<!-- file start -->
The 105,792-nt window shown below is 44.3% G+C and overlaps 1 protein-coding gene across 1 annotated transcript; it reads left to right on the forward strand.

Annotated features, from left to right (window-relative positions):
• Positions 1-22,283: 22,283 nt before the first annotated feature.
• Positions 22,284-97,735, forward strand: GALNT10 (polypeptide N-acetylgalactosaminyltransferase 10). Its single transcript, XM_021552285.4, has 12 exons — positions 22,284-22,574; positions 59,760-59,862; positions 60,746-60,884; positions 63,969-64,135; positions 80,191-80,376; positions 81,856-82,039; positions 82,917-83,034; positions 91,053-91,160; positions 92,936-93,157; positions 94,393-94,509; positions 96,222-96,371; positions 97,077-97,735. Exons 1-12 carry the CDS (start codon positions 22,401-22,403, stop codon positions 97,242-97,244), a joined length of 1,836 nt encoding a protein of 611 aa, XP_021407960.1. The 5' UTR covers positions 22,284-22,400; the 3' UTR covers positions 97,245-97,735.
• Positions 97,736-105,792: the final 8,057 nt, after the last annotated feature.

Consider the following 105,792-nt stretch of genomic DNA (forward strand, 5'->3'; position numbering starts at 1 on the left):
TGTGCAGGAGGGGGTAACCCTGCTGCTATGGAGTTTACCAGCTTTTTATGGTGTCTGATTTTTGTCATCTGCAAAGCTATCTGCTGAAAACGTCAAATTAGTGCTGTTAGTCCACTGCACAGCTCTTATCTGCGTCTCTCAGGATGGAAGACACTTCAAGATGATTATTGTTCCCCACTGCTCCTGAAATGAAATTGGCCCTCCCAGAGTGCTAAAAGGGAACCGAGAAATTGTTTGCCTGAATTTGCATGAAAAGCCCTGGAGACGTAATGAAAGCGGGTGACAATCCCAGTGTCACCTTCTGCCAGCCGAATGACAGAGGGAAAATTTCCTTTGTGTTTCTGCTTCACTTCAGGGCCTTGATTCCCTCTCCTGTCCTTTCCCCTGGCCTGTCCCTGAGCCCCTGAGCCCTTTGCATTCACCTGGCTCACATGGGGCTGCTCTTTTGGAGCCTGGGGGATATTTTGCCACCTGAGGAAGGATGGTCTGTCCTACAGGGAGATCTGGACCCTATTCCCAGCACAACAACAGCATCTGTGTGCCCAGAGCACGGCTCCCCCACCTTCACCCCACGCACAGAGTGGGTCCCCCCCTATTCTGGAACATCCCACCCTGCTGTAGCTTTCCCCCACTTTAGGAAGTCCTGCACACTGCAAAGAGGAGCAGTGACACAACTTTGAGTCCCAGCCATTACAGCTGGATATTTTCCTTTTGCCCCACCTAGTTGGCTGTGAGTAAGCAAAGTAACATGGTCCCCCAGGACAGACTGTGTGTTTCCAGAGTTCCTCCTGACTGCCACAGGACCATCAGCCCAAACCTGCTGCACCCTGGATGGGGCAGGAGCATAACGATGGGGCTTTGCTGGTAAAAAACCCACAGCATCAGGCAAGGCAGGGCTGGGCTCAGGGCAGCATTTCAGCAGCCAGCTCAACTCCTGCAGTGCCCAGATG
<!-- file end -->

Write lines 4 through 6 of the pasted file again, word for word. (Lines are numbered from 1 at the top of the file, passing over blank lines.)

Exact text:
• Positions 22,284-97,735, forward strand: GALNT10 (polypeptide N-acetylgalactosaminyltransferase 10). Its single transcript, XM_021552285.4, has 12 exons — positions 22,284-22,574; positions 59,760-59,862; positions 60,746-60,884; positions 63,969-64,135; positions 80,191-80,376; positions 81,856-82,039; positions 82,917-83,034; positions 91,053-91,160; positions 92,936-93,157; positions 94,393-94,509; positions 96,222-96,371; positions 97,077-97,735. Exons 1-12 carry the CDS (start codon positions 22,401-22,403, stop codon positions 97,242-97,244), a joined length of 1,836 nt encoding a protein of 611 aa, XP_021407960.1. The 5' UTR covers positions 22,284-22,400; the 3' UTR covers positions 97,245-97,735.
• Positions 97,736-105,792: the final 8,057 nt, after the last annotated feature.

Consider the following 105,792-nt stretch of genomic DNA (forward strand, 5'->3'; position numbering starts at 1 on the left):